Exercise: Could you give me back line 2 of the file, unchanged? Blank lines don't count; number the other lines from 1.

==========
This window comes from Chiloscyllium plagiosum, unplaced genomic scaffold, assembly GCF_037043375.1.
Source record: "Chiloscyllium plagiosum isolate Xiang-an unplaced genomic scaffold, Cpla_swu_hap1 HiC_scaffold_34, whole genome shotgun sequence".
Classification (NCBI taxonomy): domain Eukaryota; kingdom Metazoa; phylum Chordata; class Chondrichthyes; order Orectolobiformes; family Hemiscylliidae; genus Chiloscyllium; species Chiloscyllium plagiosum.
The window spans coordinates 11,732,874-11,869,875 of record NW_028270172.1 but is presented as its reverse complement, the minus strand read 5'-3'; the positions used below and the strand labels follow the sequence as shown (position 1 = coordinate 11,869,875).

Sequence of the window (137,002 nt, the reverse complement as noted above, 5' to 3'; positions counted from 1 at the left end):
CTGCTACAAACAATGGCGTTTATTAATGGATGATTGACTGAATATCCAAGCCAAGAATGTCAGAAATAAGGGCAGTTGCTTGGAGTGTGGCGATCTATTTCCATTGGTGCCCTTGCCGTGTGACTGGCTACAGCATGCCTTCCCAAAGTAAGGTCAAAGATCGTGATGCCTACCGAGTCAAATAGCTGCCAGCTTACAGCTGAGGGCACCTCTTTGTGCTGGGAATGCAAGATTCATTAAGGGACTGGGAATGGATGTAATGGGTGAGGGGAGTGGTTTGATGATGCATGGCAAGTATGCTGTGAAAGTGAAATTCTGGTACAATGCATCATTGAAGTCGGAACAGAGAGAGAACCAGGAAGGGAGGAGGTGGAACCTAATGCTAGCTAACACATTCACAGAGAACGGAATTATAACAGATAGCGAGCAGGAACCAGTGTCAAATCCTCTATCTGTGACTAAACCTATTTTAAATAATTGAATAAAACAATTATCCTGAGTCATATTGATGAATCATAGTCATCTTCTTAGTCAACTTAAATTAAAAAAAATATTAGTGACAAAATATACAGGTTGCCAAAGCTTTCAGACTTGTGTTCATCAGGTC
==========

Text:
Source record: "Chiloscyllium plagiosum isolate Xiang-an unplaced genomic scaffold, Cpla_swu_hap1 HiC_scaffold_34, whole genome shotgun sequence".